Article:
Former Organization of American States official and ex-congressional aide Peter Quilter yesterday announced that he will challenge Rep. Ann Kirkpatrick in the August 4th Democratic primary. Rep. Kirkpatrick was admitted to a rehab center to battle alcoholism her office staff announced, meaning she could be vulnerable to accusations that she can longer adequately perform the job. The Quilter challenge might upgrade the Republican field lining up against her. A tough late Democratic primary could put this seat into play for the GOP, likely advancing the district on the Republican target list.
Two pollsters’ final Iowa Caucus studies were released yesterday, and both Monmouth University and Civiqs, polling for Iowa State University, reveal basically the same finding. That is, Sen. Bernie Sanders (I-VT) appears to be in the strongest position while former Vice President Joe Biden and ex-South Bend Mayor Pete Buttigieg are also in range to perhaps snatch a first place finish. In any event, it appears that the top four finalists, in whatever order the race ends, will likely qualify for delegate apportionment. With only 41 delegates at stake, each candidate’s committed delegate share will be small.
With 219 first ballot delegates to be decided in the March 17th Florida primary, the Sunshine State will be a major factor ending the first set of primaries. When voting concludes on that day, 57.5% of the first ballot delegates will be locked, and we should be able to tell if an initial roll call nominee will emerge or if the convention is headed to multiple ballots.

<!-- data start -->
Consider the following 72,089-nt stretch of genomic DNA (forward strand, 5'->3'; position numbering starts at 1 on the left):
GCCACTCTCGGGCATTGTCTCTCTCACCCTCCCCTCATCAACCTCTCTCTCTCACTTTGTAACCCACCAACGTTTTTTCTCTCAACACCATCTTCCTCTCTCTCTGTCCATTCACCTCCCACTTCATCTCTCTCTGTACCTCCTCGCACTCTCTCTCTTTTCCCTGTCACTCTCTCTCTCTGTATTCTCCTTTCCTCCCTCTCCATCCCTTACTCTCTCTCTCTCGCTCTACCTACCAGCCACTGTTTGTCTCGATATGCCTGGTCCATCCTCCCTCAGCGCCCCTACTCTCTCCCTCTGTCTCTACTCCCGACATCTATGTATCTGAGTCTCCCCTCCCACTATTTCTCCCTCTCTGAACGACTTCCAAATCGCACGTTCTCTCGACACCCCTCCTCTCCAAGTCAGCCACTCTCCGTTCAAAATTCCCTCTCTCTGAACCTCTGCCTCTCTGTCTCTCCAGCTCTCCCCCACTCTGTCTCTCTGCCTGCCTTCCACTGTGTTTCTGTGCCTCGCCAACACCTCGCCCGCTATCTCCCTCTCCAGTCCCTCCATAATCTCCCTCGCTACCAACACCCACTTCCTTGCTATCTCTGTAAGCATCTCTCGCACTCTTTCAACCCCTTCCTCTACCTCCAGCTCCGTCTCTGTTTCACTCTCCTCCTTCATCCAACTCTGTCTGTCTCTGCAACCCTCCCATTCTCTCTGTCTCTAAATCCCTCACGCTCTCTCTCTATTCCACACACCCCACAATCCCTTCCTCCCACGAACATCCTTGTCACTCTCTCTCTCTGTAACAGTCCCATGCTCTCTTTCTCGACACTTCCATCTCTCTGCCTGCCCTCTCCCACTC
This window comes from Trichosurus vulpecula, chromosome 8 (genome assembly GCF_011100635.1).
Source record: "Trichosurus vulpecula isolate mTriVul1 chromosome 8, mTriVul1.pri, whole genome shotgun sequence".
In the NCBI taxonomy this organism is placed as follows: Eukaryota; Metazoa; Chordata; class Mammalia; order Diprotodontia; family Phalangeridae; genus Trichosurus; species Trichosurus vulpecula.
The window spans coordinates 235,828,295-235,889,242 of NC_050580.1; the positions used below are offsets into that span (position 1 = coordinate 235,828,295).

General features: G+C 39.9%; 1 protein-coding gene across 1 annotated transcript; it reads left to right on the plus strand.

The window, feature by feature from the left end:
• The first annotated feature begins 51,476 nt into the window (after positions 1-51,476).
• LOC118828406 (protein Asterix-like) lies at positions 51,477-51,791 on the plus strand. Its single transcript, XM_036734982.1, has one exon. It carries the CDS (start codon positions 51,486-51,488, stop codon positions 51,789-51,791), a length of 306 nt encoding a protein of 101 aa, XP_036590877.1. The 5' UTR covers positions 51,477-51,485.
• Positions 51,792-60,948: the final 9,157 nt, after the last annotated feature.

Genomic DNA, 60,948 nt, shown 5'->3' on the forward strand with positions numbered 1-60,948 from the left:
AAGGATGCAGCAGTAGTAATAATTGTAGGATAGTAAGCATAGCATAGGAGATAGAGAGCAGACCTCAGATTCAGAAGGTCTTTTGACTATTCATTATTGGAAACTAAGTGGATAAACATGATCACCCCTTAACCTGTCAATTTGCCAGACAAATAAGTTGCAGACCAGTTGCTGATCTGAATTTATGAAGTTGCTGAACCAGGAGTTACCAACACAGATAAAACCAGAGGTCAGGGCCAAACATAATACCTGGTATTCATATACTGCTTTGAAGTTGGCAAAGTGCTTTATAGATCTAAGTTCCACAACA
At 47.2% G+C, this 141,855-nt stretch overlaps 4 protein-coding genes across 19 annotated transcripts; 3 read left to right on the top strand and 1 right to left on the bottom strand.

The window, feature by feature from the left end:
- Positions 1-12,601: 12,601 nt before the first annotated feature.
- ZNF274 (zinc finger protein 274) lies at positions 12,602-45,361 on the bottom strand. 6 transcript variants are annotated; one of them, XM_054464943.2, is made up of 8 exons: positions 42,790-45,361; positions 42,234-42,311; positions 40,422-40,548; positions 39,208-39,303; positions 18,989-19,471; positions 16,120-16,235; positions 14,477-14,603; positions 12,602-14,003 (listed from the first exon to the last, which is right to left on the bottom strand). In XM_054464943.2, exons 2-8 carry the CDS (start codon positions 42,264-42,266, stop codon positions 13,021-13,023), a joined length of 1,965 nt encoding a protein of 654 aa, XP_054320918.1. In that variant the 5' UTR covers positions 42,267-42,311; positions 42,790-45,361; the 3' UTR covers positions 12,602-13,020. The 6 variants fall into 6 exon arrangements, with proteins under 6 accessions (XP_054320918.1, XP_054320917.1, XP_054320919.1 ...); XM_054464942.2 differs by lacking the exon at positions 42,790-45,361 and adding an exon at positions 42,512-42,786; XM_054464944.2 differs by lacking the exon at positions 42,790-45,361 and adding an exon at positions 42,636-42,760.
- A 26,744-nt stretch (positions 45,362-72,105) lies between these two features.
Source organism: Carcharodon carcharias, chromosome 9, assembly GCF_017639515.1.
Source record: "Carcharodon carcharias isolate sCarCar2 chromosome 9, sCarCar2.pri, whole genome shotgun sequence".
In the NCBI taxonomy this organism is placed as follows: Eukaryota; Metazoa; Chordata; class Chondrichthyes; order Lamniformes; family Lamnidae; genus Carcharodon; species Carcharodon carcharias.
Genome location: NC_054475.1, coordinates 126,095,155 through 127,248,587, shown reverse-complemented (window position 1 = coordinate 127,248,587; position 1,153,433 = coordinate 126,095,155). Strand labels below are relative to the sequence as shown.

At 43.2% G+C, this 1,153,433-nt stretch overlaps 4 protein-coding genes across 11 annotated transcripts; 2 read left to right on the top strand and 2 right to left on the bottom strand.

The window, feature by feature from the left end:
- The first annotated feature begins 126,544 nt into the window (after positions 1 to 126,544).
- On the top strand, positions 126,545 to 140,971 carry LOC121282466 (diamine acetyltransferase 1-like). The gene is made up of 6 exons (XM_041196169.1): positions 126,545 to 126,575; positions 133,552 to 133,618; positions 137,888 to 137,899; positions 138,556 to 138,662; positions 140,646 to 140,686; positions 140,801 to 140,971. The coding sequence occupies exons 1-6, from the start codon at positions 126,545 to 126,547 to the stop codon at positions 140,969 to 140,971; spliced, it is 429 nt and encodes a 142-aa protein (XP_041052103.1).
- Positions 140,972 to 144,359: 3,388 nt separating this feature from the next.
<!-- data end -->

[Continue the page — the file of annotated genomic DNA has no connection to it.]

Regardless of the national standing, the new St. Pete Polls survey (1/27-28; 2,590 likely FL Democratic primary voters; online) again finds former Vice President Joe Biden dominating the field. The results project him holding a support figure of 41%, with former New York City Mayor Michael Bloomberg in second position with 17%. Here, and for the first time since polling began in earnest, both Sen. Bernie Sanders (I-VT) and Elizabeth Warren (D-MA) drop into single digits.
The new YouGov Florida poll (1/26-28; 591 likely FL Democratic primary voters), however, see things radically differently. YouGov projects Mr. Biden to only a two-point lead, 26-24% over Sen. Sanders, with Sen. Warren trailing with 20%. This poll is consistent with other nationally released data, while St. Pete’s latest offering is not.
Former Vice President Joe Biden has been polling well in Texas ever since former Rep. Beto O’Rourke (D-El Paso) exited the presidential campaign. Now, however, the Texas Lyceum survey (1/10-19; 401 TX likely Democratic primary voters) finds a much closer standing. The data still yields a first place finish for Mr. Biden at 28%, but Sen. Bernie Sanders (I-VT) is close behind with 26. Sen. Elizabeth Warren (D-MA) follows with 13%, while ex-NYC Mayor Michael Bloomberg, former South Bend Mayor Pete Buttigieg, and Sen. Amy Klobuchar (D-MN) all fall into single digits.
Texas has 228 first ballot delegates and is the second largest state to apportion its delegates on Super Tuesday. If this poll were wholly accurate, Mr. Biden would claim approximately 41 at-large first ballot votes, while Sen. Sanders would have 38. Texas, like California, has more delegates in their districts than at-large. Texas also uses their 31 state Senate districts to apportion instead of their 36 congressional seats. Therefore, another 149 first ballot delegate votes will be decided in the individual state Senate districts.
The OnMessage polling firm just released their latest poll and it finds former US Attorney General and ex-Alabama Senator Jeff Sessions (R) expanding his lead for the upcoming Alabama Senate primary on March 3rd.
According to OnMessage (1/13-15; 700 AL likely Republican primary voters), Mr. Sessions now holds a 43-22-21-8% lead over US Rep. Bradley Byrne (R-Mobile), retired former Auburn University head football coach Tommy Tuberville, and former Alabama state Supreme Court Chief Judge and 2017 US Senate nominee Roy Moore. The results, even though placing Mr. Sessions in much better position than previous polling, still suggest that he and one other opponent, either Messrs. Byrne or Tuberville, will advance to a run-off election.